Therapy for Latinx is a new online database that makes it easy for Latinx people to find mental health professionals in their own communities. Therapy For Latinx is easy to use for both mental health professionals and people seeking mental health treatment. If you are looking for the therapist, you can search the database via state, or add keywords if you are searching for a special focus. For Latinx therapists who want to be included in the database, the listing form is simple and straightforward. The resource is also available in both English and Spanish, and, what's more, Therapy For Latinx offers free online mental health screenings in partnership with Mental Health America. On Instagram @therapyforlatinx.
Asian American, Native Hawaiian, and Pacific Islander communities
Asian & Pacific Islander American Health Forum influences policy, mobilizes communities, and strengthens programs and organizations to improve the health of Asian Americans, Native Hawaiians, and Pacific Islanders. APIAHF envisions a world where all people share responsibility and take action to ensure healthy and vibrant communities for current and future generations.
Asian Mental Health Collective's mission is to raise awareness about the importance of mental health care, promote emotional well-being, and challenge the stigma concerning mental illness amongst Asian communities globally.
South Asian Mental Health Alliance is a new non-profit community network engaging, educating and mobilizing the BC South Asian community around issues related to mental health. On Instagram @southasianmentalhealthalliance.
Native and Indigenous Peoples communities
The American Indian and Alaska Native (AI/AN) National Suicide Prevention Strategic Plan is a national initiative addressing suicide prevention, based on fostering collaborations across Tribes, Tribal organizations, Urban Indian organizations, and the Indian Health Service (IHS). This site is designed to provide resources to support suicide prevention efforts, and to help communities and individuals understand and obtain services related to suicide.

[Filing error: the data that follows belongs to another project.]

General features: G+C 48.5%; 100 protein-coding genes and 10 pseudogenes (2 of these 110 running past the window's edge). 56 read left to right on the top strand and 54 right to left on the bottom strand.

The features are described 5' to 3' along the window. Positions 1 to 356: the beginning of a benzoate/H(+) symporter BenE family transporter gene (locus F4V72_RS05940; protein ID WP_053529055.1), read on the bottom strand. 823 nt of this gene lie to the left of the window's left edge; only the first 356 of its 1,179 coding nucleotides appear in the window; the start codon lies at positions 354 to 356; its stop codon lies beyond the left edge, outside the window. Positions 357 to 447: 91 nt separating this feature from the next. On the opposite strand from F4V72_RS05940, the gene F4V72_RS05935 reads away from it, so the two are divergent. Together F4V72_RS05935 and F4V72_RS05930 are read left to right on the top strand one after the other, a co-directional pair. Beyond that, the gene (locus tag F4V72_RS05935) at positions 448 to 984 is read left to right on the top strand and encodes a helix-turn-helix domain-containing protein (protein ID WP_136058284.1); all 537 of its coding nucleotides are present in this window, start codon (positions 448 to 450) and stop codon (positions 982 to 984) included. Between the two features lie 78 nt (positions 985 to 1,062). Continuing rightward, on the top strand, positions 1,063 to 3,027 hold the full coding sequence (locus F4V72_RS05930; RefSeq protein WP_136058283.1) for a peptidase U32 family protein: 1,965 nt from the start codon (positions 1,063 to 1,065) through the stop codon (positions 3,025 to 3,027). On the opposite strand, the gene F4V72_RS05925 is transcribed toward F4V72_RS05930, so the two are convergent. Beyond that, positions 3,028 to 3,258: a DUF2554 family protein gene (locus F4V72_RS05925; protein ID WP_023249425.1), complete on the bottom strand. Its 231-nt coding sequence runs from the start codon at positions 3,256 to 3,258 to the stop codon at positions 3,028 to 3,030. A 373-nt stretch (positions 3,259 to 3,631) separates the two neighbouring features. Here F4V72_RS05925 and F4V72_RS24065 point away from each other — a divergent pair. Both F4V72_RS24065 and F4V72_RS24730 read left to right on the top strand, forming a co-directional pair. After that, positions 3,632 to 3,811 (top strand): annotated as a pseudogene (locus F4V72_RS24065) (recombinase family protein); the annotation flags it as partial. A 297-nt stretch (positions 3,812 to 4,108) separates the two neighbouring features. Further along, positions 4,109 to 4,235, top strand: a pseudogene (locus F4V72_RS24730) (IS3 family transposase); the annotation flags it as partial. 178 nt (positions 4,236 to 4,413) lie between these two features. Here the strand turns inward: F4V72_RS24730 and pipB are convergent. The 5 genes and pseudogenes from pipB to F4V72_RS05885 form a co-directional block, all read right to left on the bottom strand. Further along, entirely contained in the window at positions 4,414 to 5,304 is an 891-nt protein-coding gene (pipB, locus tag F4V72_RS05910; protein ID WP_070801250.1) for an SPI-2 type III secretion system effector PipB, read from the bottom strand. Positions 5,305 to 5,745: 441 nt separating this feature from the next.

The Center for Native American Youth believes all Native American youth should lead full and healthy lives, have equal access to opportunity, and draw strength from their culture and one another. As a policy program, they work to improve the health, safety, and overall well-being of Native American youth through youth recognition, inspiration and leadership; research, advocacy, and policy change; and by serving as a national resource exchange.
The National American Indian and Alaska Native/Mental Health Technology Transfer Center Network has compiled (and continues to be update) resources during the National American Indian and Alaska Native MHTTC's ongoing series: Strategies of Support for Mental Health Providers - Empowering one another during times of crisis. This guide is tailored for providers who are Native and/or are working with American Indian and Alaska Native individuals.
We R Native is a comprehensive health resource for Native youth, by Native youth, providing content and stories about the topics that matter most to them. They strive to promote holistic health and positive growth in our local communities and nation at large.
The Zero Suicide in Indian Country toolkit contains recommendations for the implementation of Zero Suicide in Indian Country, forms and tools others have used in their own implementation, and videos featuring a variety of indigenous health systems (IHS and Tribal) who have committed to the implementation and indigenization of the Zero Suicide framework for their communities.